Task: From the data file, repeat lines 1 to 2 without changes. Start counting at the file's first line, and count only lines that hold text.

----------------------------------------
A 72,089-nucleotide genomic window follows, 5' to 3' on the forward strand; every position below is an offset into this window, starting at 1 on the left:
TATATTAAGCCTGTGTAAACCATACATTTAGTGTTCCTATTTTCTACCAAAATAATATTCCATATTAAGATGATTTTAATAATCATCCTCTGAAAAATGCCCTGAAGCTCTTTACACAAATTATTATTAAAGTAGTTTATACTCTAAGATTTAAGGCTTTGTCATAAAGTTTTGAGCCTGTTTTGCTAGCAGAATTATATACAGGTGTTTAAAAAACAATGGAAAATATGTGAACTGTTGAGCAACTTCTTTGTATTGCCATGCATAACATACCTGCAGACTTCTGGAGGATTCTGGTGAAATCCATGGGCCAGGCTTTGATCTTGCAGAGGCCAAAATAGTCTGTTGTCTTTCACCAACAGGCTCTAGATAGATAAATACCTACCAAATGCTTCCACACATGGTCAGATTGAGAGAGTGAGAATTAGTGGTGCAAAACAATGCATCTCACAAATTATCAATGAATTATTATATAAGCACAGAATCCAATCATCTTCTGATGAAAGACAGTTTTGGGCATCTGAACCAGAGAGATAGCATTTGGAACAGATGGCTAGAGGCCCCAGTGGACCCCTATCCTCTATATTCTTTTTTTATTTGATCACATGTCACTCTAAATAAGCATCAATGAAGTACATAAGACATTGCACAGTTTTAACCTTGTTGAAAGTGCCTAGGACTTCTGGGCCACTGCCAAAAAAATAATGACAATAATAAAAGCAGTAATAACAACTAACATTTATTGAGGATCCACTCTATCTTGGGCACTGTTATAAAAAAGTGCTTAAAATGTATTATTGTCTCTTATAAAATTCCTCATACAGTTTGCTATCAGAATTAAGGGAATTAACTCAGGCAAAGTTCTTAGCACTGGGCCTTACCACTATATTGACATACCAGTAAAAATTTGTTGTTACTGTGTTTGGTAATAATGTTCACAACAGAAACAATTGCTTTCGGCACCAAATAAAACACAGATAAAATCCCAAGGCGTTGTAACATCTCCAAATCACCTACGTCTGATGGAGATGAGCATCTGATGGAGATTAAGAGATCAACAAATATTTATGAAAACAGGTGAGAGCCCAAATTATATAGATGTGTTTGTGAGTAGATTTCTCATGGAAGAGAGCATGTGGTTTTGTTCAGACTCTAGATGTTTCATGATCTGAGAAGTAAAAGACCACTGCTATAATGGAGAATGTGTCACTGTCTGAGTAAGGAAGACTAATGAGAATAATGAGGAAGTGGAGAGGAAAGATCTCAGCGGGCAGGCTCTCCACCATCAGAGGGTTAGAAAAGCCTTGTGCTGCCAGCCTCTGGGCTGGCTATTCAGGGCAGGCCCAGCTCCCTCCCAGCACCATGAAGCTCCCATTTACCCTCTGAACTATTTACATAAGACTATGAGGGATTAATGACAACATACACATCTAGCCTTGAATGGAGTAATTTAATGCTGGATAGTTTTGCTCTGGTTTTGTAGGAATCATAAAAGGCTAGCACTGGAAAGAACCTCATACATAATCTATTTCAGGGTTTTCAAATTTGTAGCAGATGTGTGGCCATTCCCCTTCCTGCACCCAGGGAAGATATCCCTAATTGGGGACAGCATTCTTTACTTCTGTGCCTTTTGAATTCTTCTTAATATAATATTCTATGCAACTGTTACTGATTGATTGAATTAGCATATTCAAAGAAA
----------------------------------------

A 72,089-nucleotide genomic window follows, 5' to 3' on the forward strand; every position below is an offset into this window, starting at 1 on the left:
TATATTAAGCCTGTGTAAACCATACATTTAGTGTTCCTATTTTCTACCAAAATAATATTCCATATTAAGATGATTTTAATAATCATCCTCTGAAAAATGCCCTGAAGCTCTTTACACAAATTATTATTAAAGTAGTTTATACTCTAAGATTTAAGGCTTTGTCATAAAGTTTTGAGCCTGTTTTGCTAGCAGAATTATATACAGGTGTTTAAAAAACAATGGAAAATATGTGAACTGTTGAGCAACTTCTTTGTATTGCCATGCATAACATACCTGCAGACTTCTGGAGGATTCTGGTGAAATCCATGGGCCAGGCTTTGATCTTGCAGAGGCCAAAATAGTCTGTTGTCTTTCACCAACAGGCTCTAGATAGATAAATACCTACCAAATGCTTCCACACATGGTCAGATTGAGAGAGTGAGAATTAGTGGTGCAAAACAATGCATCTCACAAATTATCAATGAATTATTATATAAGCACAGAATCCAATCATCTTCTGATGAAAGACAGTTTTGGGCATCTGAACCAGAGAGATAGCATTTGGAACAGATGGCTAGAGGCCCCAGTGGACCCCTATCCTCTATATTCTTTTTTTATTTGATCACATGTCACTCTAAATAAGCATCAATGAAGTACATAAGACATTGCACAGTTTTAACCTTGTTGAAAGTGCCTAGGACTTCTGGGCCACTGCCAAAAAAATAATGACAATAATAAAAGCAGTAATAACAACTAACATTTATTGAGGATCCACTCTATCTTGGGCACTGTTATAAAAAAGTGCTTAAAATGTATTATTGTCTCTTATAAAATTCCTCATACAGTTTGCTATCAGAATTAAGGGAATTAACTCAGGCAAAGTTCTTAGCACTGGGCCTTACCACTATATTGACATACCAGTAAAAATTTGTTGTTACTGTGTTTGGTAATAATGTTCACAACAGAAACAATTGCTTTCGGCACCAAATAAAACACAGATAAAATCCCAAGGCGTTGTAACATCTCCAAATCACCTACGTCTGATGGAGATGAGCATCTGATGGAGATTAAGAGATCAACAAATATTTATGAAAACAGGTGAGAGCCCAAATTATATAGATGTGTTTGTGAGTAGATTTCTCATGGAAGAGAGCATGTGGTTTTGTTCAGACTCTAGATGTTTCATGATCTGAGAAGTAAAAGACCACTGCTATAATGGAGAATGTGTCACTGTCTGAGTAAGGAAGACTAATGAGAATAATGAGGAAGTGGAGAGGAAAGATCTCAGCGGGCAGGCTCTCCACCATCAGAGGGTTAGAAAAGCCTTGTGCTGCCAGCCTCTGGGCTGGCTATTCAGGGCAGGCCCAGCTCCCTCCCAGCACCATGAAGCTCCCATTTACCCTCTGAACTATTTACATAAGACTATGAGGGATTAATGACAACATACACATCTAGCCTTGAATGGAGTAATTTAATGCTGGATAGTTTTGCTCTGGTTTTGTAGGAATCATAAAAGGCTAGCACTGGAAAGAACCTCATACATAATCTATTTCAGGGTTTTCAAATTTGTAGCAGATGTGTGGCCATTCCCCTTCCTGCACCCAGGGAAGATATCCCTAATTGGGGACAGCATTCTTTACTTCTGTGCCTTTTGAATTCTTCTTAATATAATATTCTATGCAACTGTTACTGATTGATTGAATTAGCATATTCAAAGAAA